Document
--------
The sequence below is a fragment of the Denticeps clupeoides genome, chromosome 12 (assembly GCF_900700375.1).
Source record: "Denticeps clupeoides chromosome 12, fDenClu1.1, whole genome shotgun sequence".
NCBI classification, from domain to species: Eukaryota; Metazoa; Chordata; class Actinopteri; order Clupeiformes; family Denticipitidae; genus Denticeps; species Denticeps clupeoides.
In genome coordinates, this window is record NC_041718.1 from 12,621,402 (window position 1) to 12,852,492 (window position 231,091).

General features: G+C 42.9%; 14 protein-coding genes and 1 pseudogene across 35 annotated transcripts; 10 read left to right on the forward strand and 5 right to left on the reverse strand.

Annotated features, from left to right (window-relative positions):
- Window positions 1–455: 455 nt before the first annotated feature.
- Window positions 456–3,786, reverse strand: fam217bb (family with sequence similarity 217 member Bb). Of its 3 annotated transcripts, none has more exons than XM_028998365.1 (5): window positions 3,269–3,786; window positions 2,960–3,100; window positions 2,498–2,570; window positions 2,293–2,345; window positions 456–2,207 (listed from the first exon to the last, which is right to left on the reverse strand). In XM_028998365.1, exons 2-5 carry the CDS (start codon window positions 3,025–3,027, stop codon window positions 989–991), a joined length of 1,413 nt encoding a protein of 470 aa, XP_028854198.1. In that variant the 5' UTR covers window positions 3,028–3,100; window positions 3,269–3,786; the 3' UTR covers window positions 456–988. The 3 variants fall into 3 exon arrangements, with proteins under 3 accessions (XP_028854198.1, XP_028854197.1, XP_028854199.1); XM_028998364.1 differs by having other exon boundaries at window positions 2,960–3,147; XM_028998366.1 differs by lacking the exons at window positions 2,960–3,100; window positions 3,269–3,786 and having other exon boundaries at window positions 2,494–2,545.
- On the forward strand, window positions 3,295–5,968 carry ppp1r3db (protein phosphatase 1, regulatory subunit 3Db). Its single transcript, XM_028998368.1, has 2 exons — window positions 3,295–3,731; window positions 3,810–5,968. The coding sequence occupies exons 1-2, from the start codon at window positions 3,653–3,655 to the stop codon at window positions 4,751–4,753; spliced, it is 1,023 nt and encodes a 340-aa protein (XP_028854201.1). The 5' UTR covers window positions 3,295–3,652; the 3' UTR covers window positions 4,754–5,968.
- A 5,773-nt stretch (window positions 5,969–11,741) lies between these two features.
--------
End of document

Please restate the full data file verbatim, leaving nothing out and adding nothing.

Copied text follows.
The sequence below is a fragment of the Denticeps clupeoides genome, chromosome 12 (assembly GCF_900700375.1).
Source record: "Denticeps clupeoides chromosome 12, fDenClu1.1, whole genome shotgun sequence".
NCBI classification, from domain to species: Eukaryota; Metazoa; Chordata; class Actinopteri; order Clupeiformes; family Denticipitidae; genus Denticeps; species Denticeps clupeoides.
In genome coordinates, this window is record NC_041718.1 from 12,621,402 (window position 1) to 12,852,492 (window position 231,091).

General features: G+C 42.9%; 14 protein-coding genes and 1 pseudogene across 35 annotated transcripts; 10 read left to right on the forward strand and 5 right to left on the reverse strand.

Annotated features, from left to right (window-relative positions):
- Window positions 1–455: 455 nt before the first annotated feature.
- Window positions 456–3,786, reverse strand: fam217bb (family with sequence similarity 217 member Bb). Of its 3 annotated transcripts, none has more exons than XM_028998365.1 (5): window positions 3,269–3,786; window positions 2,960–3,100; window positions 2,498–2,570; window positions 2,293–2,345; window positions 456–2,207 (listed from the first exon to the last, which is right to left on the reverse strand). In XM_028998365.1, exons 2-5 carry the CDS (start codon window positions 3,025–3,027, stop codon window positions 989–991), a joined length of 1,413 nt encoding a protein of 470 aa, XP_028854198.1. In that variant the 5' UTR covers window positions 3,028–3,100; window positions 3,269–3,786; the 3' UTR covers window positions 456–988. The 3 variants fall into 3 exon arrangements, with proteins under 3 accessions (XP_028854198.1, XP_028854197.1, XP_028854199.1); XM_028998364.1 differs by having other exon boundaries at window positions 2,960–3,147; XM_028998366.1 differs by lacking the exons at window positions 2,960–3,100; window positions 3,269–3,786 and having other exon boundaries at window positions 2,494–2,545.
- On the forward strand, window positions 3,295–5,968 carry ppp1r3db (protein phosphatase 1, regulatory subunit 3Db). Its single transcript, XM_028998368.1, has 2 exons — window positions 3,295–3,731; window positions 3,810–5,968. The coding sequence occupies exons 1-2, from the start codon at window positions 3,653–3,655 to the stop codon at window positions 4,751–4,753; spliced, it is 1,023 nt and encodes a 340-aa protein (XP_028854201.1). The 5' UTR covers window positions 3,295–3,652; the 3' UTR covers window positions 4,754–5,968.
- A 5,773-nt stretch (window positions 5,969–11,741) lies between these two features.